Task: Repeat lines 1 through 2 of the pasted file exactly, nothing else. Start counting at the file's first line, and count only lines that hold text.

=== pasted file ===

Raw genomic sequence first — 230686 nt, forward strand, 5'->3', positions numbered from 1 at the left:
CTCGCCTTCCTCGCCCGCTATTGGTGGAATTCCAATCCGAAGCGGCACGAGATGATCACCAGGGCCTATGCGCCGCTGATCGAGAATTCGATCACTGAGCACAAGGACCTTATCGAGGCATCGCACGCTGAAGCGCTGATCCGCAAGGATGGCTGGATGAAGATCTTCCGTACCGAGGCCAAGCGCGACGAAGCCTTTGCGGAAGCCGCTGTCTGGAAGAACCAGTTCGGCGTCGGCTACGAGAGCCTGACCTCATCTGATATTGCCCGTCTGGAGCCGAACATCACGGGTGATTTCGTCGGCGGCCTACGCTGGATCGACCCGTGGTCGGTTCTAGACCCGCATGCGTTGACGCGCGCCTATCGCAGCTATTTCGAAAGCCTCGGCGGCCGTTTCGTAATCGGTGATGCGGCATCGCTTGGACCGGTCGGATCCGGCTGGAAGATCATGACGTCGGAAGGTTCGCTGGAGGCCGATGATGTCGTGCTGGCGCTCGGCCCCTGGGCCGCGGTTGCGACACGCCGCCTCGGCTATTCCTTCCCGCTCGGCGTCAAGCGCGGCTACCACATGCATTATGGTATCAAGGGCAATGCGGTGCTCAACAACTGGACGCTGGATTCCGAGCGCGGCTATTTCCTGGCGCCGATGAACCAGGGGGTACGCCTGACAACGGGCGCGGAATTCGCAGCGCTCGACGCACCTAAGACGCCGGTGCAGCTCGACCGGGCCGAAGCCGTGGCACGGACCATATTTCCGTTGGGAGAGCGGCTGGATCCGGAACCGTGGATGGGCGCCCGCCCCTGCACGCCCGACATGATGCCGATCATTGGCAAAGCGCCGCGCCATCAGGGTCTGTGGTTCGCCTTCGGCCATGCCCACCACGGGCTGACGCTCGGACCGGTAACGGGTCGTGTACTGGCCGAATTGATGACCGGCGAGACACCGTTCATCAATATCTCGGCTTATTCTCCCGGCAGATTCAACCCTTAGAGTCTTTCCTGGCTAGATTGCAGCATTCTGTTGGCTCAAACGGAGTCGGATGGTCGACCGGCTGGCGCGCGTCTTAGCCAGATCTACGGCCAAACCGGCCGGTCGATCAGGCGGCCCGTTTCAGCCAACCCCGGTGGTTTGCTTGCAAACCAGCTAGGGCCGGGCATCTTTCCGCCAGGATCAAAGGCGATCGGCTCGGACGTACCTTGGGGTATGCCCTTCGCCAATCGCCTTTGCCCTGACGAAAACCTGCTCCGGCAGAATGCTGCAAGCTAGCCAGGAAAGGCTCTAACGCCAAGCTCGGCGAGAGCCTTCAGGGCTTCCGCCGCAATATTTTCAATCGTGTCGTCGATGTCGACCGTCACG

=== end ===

Raw genomic sequence first — 230686 nt, forward strand, 5'->3', positions numbered from 1 at the left:
CTCGCCTTCCTCGCCCGCTATTGGTGGAATTCCAATCCGAAGCGGCACGAGATGATCACCAGGGCCTATGCGCCGCTGATCGAGAATTCGATCACTGAGCACAAGGACCTTATCGAGGCATCGCACGCTGAAGCGCTGATCCGCAAGGATGGCTGGATGAAGATCTTCCGTACCGAGGCCAAGCGCGACGAAGCCTTTGCGGAAGCCGCTGTCTGGAAGAACCAGTTCGGCGTCGGCTACGAGAGCCTGACCTCATCTGATATTGCCCGTCTGGAGCCGAACATCACGGGTGATTTCGTCGGCGGCCTACGCTGGATCGACCCGTGGTCGGTTCTAGACCCGCATGCGTTGACGCGCGCCTATCGCAGCTATTTCGAAAGCCTCGGCGGCCGTTTCGTAATCGGTGATGCGGCATCGCTTGGACCGGTCGGATCCGGCTGGAAGATCATGACGTCGGAAGGTTCGCTGGAGGCCGATGATGTCGTGCTGGCGCTCGGCCCCTGGGCCGCGGTTGCGACACGCCGCCTCGGCTATTCCTTCCCGCTCGGCGTCAAGCGCGGCTACCACATGCATTATGGTATCAAGGGCAATGCGGTGCTCAACAACTGGACGCTGGATTCCGAGCGCGGCTATTTCCTGGCGCCGATGAACCAGGGGGTACGCCTGACAACGGGCGCGGAATTCGCAGCGCTCGACGCACCTAAGACGCCGGTGCAGCTCGACCGGGCCGAAGCCGTGGCACGGACCATATTTCCGTTGGGAGAGCGGCTGGATCCGGAACCGTGGATGGGCGCCCGCCCCTGCACGCCCGACATGATGCCGATCATTGGCAAAGCGCCGCGCCATCAGGGTCTGTGGTTCGCCTTCGGCCATGCCCACCACGGGCTGACGCTCGGACCGGTAACGGGTCGTGTACTGGCCGAATTGATGACCGGCGAGACACCGTTCATCAATATCTCGGCTTATTCTCCCGGCAGATTCAACCCTTAGAGTCTTTCCTGGCTAGATTGCAGCATTCTGTTGGCTCAAACGGAGTCGGATGGTCGACCGGCTGGCGCGCGTCTTAGCCAGATCTACGGCCAAACCGGCCGGTCGATCAGGCGGCCCGTTTCAGCCAACCCCGGTGGTTTGCTTGCAAACCAGCTAGGGCCGGGCATCTTTCCGCCAGGATCAAAGGCGATCGGCTCGGACGTACCTTGGGGTATGCCCTTCGCCAATCGCCTTTGCCCTGACGAAAACCTGCTCCGGCAGAATGCTGCAAGCTAGCCAGGAAAGGCTCTAACGCCAAGCTCGGCGAGAGCCTTCAGGGCTTCCGCCGCAATATTTTCAATCGTGTCGTCGATGTCGACCGTCACG